To keep the device protected against scratches and dirt, you should use the enclosed cloth pouch:
Well, considering the price of this small computer from Samsung, I would have expected to find a normal bag included.
The single sore spot of the Samsung Q30 and the serious drawback I mentioned above is its abnormally low performance. It is slower even than the Dialogue FlyBook A33i in the CPU test! The Samsung engineers must have wanted to set new records in down-clocking Pentium M ULV processors. But when it comes to the battery life tests, I can’t but applaud to the same engineering team – the numbers are astonishing! The Samsung Q30 is beyond competition in this parameter among ultra-light notebooks. You can work normally on the “half” battery – some other reviewed models don’t have similar results even on their full battery. As for the artificial “slowing down” of the CPU, I don’t actually complain about it. Unlike the above-mentioned FlyBook A33i, the Q30 works without a hitch. The OS interface is not sluggish and office and multimedia programs run at an acceptable speed. So, if you need the minimum of a notebook with the maximum of battery life time, the Samsung Q30 may be the solution. And if you are satisfied with everything save for the Q30’s performance, take a look at the new Q30 Plus model. It features a new processor and a Bluetooth adapter, and its performance is the maximum possible in its class, although the manufacturer of course had to sacrifice the time of autonomous work to achieve that. According to first reviews of the Q30 Plus in the Internet, the new model of the notebook can last about 40-50 minutes less in the Classic and Reader’s modes, respectively. And while the Q30 is an obvious leader in its class in terms of autonomous work, the Q30 Plus has normal parameters and not more.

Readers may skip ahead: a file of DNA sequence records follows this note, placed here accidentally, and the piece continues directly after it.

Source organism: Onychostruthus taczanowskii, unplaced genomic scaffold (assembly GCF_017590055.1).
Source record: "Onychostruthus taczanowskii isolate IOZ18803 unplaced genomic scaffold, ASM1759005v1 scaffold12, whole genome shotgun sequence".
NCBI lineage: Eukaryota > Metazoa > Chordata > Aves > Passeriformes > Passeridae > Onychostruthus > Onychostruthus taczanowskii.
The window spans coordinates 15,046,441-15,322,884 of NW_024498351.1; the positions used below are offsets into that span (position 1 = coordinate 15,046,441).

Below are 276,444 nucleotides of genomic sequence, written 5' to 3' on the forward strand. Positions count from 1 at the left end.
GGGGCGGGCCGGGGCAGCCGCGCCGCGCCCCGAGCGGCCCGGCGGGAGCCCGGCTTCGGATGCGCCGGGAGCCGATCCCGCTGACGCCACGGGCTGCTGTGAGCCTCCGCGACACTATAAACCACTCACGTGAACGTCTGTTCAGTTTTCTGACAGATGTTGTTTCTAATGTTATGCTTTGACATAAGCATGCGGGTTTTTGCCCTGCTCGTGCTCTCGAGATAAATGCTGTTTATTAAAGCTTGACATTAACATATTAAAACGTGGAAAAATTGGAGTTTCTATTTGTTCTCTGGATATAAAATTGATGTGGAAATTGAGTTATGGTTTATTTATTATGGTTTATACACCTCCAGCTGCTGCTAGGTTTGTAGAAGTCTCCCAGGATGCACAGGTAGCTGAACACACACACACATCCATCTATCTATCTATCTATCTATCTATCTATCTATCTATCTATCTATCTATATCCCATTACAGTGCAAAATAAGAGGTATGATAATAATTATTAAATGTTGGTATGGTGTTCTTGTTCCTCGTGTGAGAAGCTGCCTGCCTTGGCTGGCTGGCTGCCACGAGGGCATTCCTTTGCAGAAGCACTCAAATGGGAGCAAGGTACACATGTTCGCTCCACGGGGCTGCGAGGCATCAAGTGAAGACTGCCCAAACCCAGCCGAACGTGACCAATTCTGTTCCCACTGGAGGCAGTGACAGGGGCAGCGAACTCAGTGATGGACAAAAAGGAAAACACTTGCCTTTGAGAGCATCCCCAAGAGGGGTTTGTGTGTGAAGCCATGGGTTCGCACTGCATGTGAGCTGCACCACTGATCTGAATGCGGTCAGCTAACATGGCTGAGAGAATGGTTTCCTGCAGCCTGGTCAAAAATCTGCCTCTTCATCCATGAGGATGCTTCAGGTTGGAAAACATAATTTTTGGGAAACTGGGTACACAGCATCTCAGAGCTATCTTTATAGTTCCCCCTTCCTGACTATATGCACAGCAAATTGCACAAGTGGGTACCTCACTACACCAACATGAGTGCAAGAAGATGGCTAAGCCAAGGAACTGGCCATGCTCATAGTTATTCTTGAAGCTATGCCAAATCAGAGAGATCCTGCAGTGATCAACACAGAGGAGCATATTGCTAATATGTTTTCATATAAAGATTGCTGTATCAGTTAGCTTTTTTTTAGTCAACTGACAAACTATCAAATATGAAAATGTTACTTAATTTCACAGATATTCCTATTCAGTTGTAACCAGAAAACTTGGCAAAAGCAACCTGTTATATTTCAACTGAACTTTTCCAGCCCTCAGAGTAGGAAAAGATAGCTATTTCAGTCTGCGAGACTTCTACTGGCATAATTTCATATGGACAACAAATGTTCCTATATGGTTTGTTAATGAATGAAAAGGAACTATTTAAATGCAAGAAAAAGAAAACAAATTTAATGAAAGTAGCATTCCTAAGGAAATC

So, it is simple with this one. Take the Q30 if you need a notebook with the maximum possible battery life time, and consider the Q30 Plus if you need more performance.
The tests were performed in a newly installed Windows XP Professional operating system with a necessary minimum of installed programs. The wireless adapters were disabled, and the “portable/laptop” power management scheme was selected in which we prohibited to turn off hard drives and the monitor and to enable the screensaver and the standby mode.
The screen brightness was set at 120-130 candelas per sq. m by means of a luxmeter for the battery life tests. This allows for better comparison than if we tested at the maximum screen brightness alone (the battery life measurements at the max and min brightness of the screen are also listed in the tables below).
We limited ourselves to two tests only due to the time restrictions (we could not keep some notebook models in our lab for more than a couple of days). These are PCMark 2004 that helps to evaluate the overall performance of the notebook as well as that of each of its main subsystems, and Battery Eater Pro 2.50 that measures the time of autonomous work in two modes (Reader’s and Classic), the difference between which shows the efficiency of the power management system setup of each notebook.